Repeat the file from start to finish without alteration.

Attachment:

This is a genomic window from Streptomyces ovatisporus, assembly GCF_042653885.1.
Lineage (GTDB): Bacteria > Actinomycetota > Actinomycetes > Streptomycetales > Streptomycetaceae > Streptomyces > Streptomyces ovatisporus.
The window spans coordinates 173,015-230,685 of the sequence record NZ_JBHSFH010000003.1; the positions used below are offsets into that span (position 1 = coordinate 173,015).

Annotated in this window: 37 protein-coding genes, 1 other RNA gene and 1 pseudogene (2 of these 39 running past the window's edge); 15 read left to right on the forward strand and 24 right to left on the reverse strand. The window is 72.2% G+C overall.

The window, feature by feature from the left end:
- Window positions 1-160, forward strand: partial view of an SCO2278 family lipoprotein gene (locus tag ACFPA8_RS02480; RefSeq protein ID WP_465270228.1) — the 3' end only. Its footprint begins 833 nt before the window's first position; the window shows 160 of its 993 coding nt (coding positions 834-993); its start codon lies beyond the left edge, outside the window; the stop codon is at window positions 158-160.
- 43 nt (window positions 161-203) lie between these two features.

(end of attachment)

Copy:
This is a genomic window from Streptomyces ovatisporus, assembly GCF_042653885.1.
Lineage (GTDB): Bacteria > Actinomycetota > Actinomycetes > Streptomycetales > Streptomycetaceae > Streptomyces > Streptomyces ovatisporus.
The window spans coordinates 173,015-230,685 of the sequence record NZ_JBHSFH010000003.1; the positions used below are offsets into that span (position 1 = coordinate 173,015).

Annotated in this window: 37 protein-coding genes, 1 other RNA gene and 1 pseudogene (2 of these 39 running past the window's edge); 15 read left to right on the forward strand and 24 right to left on the reverse strand. The window is 72.2% G+C overall.

The window, feature by feature from the left end:
- Window positions 1-160, forward strand: partial view of an SCO2278 family lipoprotein gene (locus tag ACFPA8_RS02480; RefSeq protein ID WP_465270228.1) — the 3' end only. Its footprint begins 833 nt before the window's first position; the window shows 160 of its 993 coding nt (coding positions 834-993); its start codon lies beyond the left edge, outside the window; the stop codon is at window positions 158-160.
- 43 nt (window positions 161-203) lie between these two features.